Britain is known to be the softest touch in Europe for welfare goodies and remains the top magnet in the region for shiftless moochers from around the world. One symptom is the bunch-up of foreigners at the French town of Calais, a major ferry port that lies only 21 miles from freebie Britain.
The 1,000+ Africans lounging about Calais, eating the free food put out by the French, recently rioted as Sudanese and Eritreans battled each other for access to the parked trucks, which they hop to enter Britain.
Below, fleebag Africans line up for chow handouts in Calais.
The Daily Mail published a story Aug 5, More than 50 people injured in clashes in Calais after rival African migrants fight at a food distribution centre, which contained a sidebar with an interesting new fact about Libya and the unlocking of its ports to European travel — for 300,000 foreigners:
INFLUX AFTER LIBYAN RE-OPENING
The huge influx of migrants from Africa comes after the re-opening of the ports in Libya – a main jumping off point to Europe.
Migrants from Eritrea, Ethiopia and Sudan who have been gathering there for two years can now leave – and an estimated 300,000 are said to be waiting to head across the Mediterranean for a new life.
The change of policy came after Libya said it would help them head to Europe if the EU did not give it financial help to cope with the influx.
From January to April this year, 42,000 migrants were recorded by EU border agency Frontex – 25,650 of them crossing from Libya.
The situation around Calais sounds terrible, with hundreds of Africans camping out while they wait to get into Britain, according to this report from Britain’s Channel 4:
Europe doesn’t needs thousands of unskilled workers from Africa and Asia, given the Europe’s stubborn unemployment of its own citizens. It’s likely that many foreigners will eventually form up into criminal gangs when their unreasonable expectations don’t pan out.
French police break up violent clashes at African migrant camp in Calais, The Guardian, August 5, 2014
Hundreds of migrants trying to reach Britain renew earlier fight over an evening meal as riot police step up port patrols
More than 50 people have been injured, one seriously, in clashes between African migrants gathered at France’s northern port of Calais trying to reach Britain, authorities said.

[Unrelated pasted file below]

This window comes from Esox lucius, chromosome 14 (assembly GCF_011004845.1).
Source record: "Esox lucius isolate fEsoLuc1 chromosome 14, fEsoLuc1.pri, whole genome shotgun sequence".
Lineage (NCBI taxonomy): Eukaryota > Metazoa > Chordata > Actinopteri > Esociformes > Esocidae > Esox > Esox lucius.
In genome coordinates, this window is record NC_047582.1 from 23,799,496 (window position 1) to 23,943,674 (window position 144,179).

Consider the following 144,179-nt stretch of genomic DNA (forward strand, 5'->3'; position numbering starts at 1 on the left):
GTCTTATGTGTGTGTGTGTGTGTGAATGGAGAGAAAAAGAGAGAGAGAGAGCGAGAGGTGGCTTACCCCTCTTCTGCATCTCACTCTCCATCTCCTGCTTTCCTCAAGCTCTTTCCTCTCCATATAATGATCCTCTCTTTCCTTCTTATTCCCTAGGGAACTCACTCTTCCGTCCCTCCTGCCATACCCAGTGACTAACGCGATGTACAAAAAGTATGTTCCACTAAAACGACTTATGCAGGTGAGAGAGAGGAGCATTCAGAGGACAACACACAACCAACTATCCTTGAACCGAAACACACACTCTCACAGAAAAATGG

Police intervened to separate hundreds of migrants who had renewed a fight that broke out on Monday between Eritreans and Sudanese during the distribution of an evening meal.
Police twice had to separate the migrants and allow access to ambulances and firefighters, an official at the Pas-de-Calais prefecture said.
Despite the periodic dismantling of makeshift migrant camps since May, the number of migrants has continued to increase. The prefecture estimated the number of migrants currently in the port and industrial zone of Calais at 1,200-1,300.
Christian Salmone, head of humanitarian group Hostel for Migrants, which has been distributing food, said since May about 50 have arrived each week. “It just doesn’t stop,” he said.
Salmone said the migrants, desperate to cross the English Channel to Britain, are taking more risks, trying to hide in or underneath vehicles making the crossing.
Some 40 riot police have been patrolling the area since Monday to curb what authorities have called an escalation in violence.
The French newspaper Le Figaro, citing a confidential border police report, said on Tuesday that 65,591 illegal immigrants had landed in Italy between 1 January and 30 June, compared with 7,913 in the first half of 2013. Eritreans making up a third of the migrants, followed by Syrians, many trying to escape the civil war.
Some 5,235 Eritreans were arrested in the first six months of the year for being in France illegally, the report said, adding more women and children were being seen as well.
The majority of those arrested were sent back to Italy. Nearly 900 were freed but ordered to leave France, although an undisclosed number asked for political asylum, the report said.
Three migrant camps in Calais were emptied by police in late May, an operation denounced by humanitarian groups.
Prefect Denis Robin had justified the move saying there had been a rise in violence and numerous cases of scabies.